Apr 23


Posted by Packaging Sense in Bottles | Design | Uncategorized

The importance of a form that is unique, universal and up-to-date

When you think of shape design in the field of package design, bottles will undoubtly first come to mind. Be they plastic or glas, they no doubt will have an impact on point-of-sale as they mostly have unique shapes. Bottles don’t only have interesting shapes, they also have interesting content, Skål!

To win a consumer’s favour is a matter of staying ‘top-of-mind’ with your product. This can be done with unique and interesting advertising or point-of-sale material.

The best way, however, is to design your package in such a way that it achieves an iconic shape. The advantage of having a unique, easy recognisable shape, be it in glass, metal, plastic or cardboard, is that you can constantly change colour, design, etc. in order to be noticed, i.e. top-of-mind.

There are a few brands on the European market that do this successfully and thus strengthen their identity as we, consumers are reminded of their existence. I have obviously no sales figures for any of these brands. Neither do I know if the special editions have increased sales. But what I know is that the cost of printing/producing a special edition has been considerably reduced the last years thanks to technology (flexo printing, sleeving, etc.);

by having a special edition on the shelves you stand out and are thus noticed;

a special edition receives quite a lot of ‘free advertising’ thanks to articles in the press or TV/radio coverage when launched.

Krafft Foods’ Toblerone brand has taken this idea further than anyone else. They know that as long as they stick to the triangular shape, the yellow background and the personalized typography they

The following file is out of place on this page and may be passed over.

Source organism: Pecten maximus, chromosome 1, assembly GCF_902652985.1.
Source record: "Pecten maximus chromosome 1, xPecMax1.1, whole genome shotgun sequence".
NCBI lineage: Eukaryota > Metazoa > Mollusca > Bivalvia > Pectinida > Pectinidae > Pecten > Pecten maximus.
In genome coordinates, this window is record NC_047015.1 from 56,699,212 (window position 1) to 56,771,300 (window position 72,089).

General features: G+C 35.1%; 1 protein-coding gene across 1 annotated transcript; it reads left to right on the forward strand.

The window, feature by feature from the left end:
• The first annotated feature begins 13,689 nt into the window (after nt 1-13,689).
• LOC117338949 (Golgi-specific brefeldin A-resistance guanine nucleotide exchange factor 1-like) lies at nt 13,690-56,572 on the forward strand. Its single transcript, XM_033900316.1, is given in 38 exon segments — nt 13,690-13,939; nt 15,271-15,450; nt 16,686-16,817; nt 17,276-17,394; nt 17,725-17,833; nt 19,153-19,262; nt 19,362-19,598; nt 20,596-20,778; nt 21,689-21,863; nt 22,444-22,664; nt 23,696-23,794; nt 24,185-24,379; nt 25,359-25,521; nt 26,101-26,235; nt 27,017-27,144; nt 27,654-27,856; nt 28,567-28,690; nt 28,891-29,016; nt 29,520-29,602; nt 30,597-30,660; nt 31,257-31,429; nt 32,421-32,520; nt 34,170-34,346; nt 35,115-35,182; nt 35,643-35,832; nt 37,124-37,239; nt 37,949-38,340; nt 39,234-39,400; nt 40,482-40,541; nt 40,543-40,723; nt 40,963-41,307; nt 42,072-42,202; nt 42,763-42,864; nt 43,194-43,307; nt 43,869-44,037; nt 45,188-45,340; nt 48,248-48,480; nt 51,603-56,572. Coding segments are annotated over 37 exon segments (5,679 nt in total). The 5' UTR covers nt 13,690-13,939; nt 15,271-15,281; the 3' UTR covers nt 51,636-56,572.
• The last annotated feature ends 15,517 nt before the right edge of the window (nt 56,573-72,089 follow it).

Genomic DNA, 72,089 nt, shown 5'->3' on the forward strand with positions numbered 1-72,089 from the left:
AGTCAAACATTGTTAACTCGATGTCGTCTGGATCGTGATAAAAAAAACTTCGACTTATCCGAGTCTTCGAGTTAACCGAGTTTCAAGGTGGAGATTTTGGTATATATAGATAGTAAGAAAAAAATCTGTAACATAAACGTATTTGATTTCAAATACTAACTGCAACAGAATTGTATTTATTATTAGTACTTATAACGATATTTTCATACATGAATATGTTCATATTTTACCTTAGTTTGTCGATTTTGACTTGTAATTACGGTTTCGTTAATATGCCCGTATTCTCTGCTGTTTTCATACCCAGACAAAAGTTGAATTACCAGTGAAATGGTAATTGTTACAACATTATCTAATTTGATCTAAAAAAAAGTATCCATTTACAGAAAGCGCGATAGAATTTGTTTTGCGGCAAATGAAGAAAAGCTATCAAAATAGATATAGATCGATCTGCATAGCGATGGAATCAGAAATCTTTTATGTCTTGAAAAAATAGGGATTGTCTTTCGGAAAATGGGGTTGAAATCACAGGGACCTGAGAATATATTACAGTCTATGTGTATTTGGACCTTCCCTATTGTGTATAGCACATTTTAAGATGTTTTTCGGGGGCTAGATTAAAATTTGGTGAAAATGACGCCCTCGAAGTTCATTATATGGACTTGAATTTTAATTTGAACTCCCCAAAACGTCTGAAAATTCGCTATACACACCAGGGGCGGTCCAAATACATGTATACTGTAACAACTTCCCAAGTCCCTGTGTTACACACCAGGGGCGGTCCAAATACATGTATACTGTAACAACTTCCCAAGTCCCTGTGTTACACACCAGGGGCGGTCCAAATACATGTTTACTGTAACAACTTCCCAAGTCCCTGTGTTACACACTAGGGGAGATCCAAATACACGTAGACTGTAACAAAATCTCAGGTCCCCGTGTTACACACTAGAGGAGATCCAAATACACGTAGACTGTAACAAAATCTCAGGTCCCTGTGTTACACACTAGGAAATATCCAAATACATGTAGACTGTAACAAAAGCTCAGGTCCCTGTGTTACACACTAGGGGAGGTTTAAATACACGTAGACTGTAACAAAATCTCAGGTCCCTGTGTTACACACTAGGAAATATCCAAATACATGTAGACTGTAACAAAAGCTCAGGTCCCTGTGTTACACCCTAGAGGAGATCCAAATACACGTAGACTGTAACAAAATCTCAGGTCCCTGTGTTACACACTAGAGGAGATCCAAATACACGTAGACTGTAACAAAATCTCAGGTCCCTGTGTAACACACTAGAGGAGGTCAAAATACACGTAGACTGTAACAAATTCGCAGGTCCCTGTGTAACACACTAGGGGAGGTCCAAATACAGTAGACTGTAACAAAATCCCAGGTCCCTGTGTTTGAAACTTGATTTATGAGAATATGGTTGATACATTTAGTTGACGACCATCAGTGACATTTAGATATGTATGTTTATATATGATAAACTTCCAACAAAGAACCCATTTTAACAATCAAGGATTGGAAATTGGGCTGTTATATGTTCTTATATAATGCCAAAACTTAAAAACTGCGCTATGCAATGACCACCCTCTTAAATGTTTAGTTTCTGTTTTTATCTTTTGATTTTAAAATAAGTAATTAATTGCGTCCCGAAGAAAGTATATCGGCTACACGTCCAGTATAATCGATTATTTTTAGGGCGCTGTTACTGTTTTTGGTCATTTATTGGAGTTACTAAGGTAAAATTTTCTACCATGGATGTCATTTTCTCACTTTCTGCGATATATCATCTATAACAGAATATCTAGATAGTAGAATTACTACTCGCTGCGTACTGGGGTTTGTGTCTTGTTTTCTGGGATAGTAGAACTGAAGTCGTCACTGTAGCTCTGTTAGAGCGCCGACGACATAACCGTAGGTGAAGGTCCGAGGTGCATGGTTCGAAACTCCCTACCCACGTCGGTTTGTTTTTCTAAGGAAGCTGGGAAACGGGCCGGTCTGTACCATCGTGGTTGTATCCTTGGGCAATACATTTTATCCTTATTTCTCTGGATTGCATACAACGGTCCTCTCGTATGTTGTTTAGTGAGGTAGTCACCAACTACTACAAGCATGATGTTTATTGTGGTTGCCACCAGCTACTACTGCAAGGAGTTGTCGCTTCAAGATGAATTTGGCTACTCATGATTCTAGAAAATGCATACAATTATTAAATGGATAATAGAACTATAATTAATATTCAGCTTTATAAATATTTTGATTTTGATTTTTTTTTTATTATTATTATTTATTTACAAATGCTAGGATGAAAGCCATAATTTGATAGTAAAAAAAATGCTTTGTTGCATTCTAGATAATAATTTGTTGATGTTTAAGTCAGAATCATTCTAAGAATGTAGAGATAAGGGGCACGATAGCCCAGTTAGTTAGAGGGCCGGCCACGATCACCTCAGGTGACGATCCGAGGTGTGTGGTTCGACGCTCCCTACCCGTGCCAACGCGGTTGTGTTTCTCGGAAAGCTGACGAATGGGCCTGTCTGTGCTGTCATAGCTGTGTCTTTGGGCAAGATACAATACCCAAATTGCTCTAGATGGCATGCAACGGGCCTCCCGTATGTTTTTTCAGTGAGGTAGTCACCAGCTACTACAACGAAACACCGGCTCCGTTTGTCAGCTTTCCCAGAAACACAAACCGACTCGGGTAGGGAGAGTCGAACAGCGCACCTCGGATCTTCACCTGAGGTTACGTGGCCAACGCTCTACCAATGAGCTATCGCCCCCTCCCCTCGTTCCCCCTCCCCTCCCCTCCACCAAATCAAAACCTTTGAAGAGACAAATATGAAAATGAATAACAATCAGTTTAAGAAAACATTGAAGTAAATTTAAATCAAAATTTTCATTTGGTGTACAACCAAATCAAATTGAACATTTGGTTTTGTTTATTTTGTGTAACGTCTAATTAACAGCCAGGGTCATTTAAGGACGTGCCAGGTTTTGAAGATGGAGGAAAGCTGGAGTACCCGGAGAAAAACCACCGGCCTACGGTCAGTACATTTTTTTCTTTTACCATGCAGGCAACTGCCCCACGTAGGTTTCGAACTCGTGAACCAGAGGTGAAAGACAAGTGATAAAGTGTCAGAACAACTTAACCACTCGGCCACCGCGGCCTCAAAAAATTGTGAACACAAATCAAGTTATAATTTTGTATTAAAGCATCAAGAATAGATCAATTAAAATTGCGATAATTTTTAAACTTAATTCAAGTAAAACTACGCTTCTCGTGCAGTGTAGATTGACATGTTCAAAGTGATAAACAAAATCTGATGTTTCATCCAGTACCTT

can issue special editions for Easter, Christmas, Father’s Day, Valentine’s Day, etc. The sleeve with the special design can, if the edition is not successful, easily be removed by the shop owner.

When Selfridges celebrated its Centenary they produced several yellow bottles (POP champagne, ABSOLUT and Coca-Cola) in their corporate colour, yellow. No doubt these bottles (very few ABSOLUT were produced!) will demand high prices after a few years. The EVIAN special edition bottles have already reached quite a level on eBay.

The master of special edition is obviously Coca-Cola, be it for Christmas (St. Claus is a Coca-Cola invention!) Selfridges, Olympics or the 250th Anniversary of Robert Burns in Scotland.

The great attraction of special editions was proven a few years ago when Unilever’s Marmite produced a special edition for St. Patrick’s Day with the flavour of Guinness. The quarter of a million jars were apparently sold out within a few hours.

How far can you go when your shape has become iconic? Well, ABSOLUT recently sold a special edition without branding, i.e. printing on the front of the bottle. That is to believe in yourself! Congratulations!

What can we learn from the above? That it is certainly worth the money to design your package/bottle in such a way that the shape can be protected, i.e. trademarked. Maybe the package will be more expensive to produce, but if well designed, your package becomes your advertising medium and where is the most efficient advertising if not in thestore/shop/boutique?

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